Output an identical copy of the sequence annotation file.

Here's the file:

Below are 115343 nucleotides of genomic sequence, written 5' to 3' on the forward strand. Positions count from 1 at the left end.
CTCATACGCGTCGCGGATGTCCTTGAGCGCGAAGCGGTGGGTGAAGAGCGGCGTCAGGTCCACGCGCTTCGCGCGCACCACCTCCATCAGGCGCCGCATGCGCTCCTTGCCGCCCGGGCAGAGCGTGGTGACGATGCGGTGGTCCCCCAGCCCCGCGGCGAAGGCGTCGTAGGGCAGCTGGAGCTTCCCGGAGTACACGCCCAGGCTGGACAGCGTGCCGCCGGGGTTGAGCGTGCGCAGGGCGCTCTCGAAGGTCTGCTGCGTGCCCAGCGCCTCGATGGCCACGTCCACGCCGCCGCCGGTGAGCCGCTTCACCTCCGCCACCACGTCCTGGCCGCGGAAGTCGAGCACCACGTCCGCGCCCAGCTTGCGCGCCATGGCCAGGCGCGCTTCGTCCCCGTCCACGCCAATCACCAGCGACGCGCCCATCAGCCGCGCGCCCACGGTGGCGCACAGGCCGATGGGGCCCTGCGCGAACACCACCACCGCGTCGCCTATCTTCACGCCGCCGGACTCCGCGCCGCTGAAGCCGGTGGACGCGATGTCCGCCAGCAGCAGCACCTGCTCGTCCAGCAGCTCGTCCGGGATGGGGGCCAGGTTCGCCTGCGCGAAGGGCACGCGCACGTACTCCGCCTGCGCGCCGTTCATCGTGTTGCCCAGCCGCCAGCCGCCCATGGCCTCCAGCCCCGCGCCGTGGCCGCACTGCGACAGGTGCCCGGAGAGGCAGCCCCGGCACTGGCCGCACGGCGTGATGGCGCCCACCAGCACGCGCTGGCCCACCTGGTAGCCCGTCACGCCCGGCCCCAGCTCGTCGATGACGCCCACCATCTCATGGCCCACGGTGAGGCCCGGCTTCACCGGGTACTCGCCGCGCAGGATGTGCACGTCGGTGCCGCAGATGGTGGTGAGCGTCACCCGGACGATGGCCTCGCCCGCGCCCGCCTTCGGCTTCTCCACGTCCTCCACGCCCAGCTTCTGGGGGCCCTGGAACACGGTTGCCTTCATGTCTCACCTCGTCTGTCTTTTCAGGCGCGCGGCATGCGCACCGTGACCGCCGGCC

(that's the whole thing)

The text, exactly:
Below are 115343 nucleotides of genomic sequence, written 5' to 3' on the forward strand. Positions count from 1 at the left end.
CTCATACGCGTCGCGGATGTCCTTGAGCGCGAAGCGGTGGGTGAAGAGCGGCGTCAGGTCCACGCGCTTCGCGCGCACCACCTCCATCAGGCGCCGCATGCGCTCCTTGCCGCCCGGGCAGAGCGTGGTGACGATGCGGTGGTCCCCCAGCCCCGCGGCGAAGGCGTCGTAGGGCAGCTGGAGCTTCCCGGAGTACACGCCCAGGCTGGACAGCGTGCCGCCGGGGTTGAGCGTGCGCAGGGCGCTCTCGAAGGTCTGCTGCGTGCCCAGCGCCTCGATGGCCACGTCCACGCCGCCGCCGGTGAGCCGCTTCACCTCCGCCACCACGTCCTGGCCGCGGAAGTCGAGCACCACGTCCGCGCCCAGCTTGCGCGCCATGGCCAGGCGCGCTTCGTCCCCGTCCACGCCAATCACCAGCGACGCGCCCATCAGCCGCGCGCCCACGGTGGCGCACAGGCCGATGGGGCCCTGCGCGAACACCACCACCGCGTCGCCTATCTTCACGCCGCCGGACTCCGCGCCGCTGAAGCCGGTGGACGCGATGTCCGCCAGCAGCAGCACCTGCTCGTCCAGCAGCTCGTCCGGGATGGGGGCCAGGTTCGCCTGCGCGAAGGGCACGCGCACGTACTCCGCCTGCGCGCCGTTCATCGTGTTGCCCAGCCGCCAGCCGCCCATGGCCTCCAGCCCCGCGCCGTGGCCGCACTGCGACAGGTGCCCGGAGAGGCAGCCCCGGCACTGGCCGCACGGCGTGATGGCGCCCACCAGCACGCGCTGGCCCACCTGGTAGCCCGTCACGCCCGGCCCCAGCTCGTCGATGACGCCCACCATCTCATGGCCCACGGTGAGGCCCGGCTTCACCGGGTACTCGCCGCGCAGGATGTGCACGTCGGTGCCGCAGATGGTGGTGAGCGTCACCCGGACGATGGCCTCGCCCGCGCCCGCCTTCGGCTTCTCCACGTCCTCCACGCCCAGCTTCTGGGGGCCCTGGAACACGGTTGCCTTCATGTCTCACCTCGTCTGTCTTTTCAGGCGCGCGGCATGCGCACCGTGACCGCCGGCC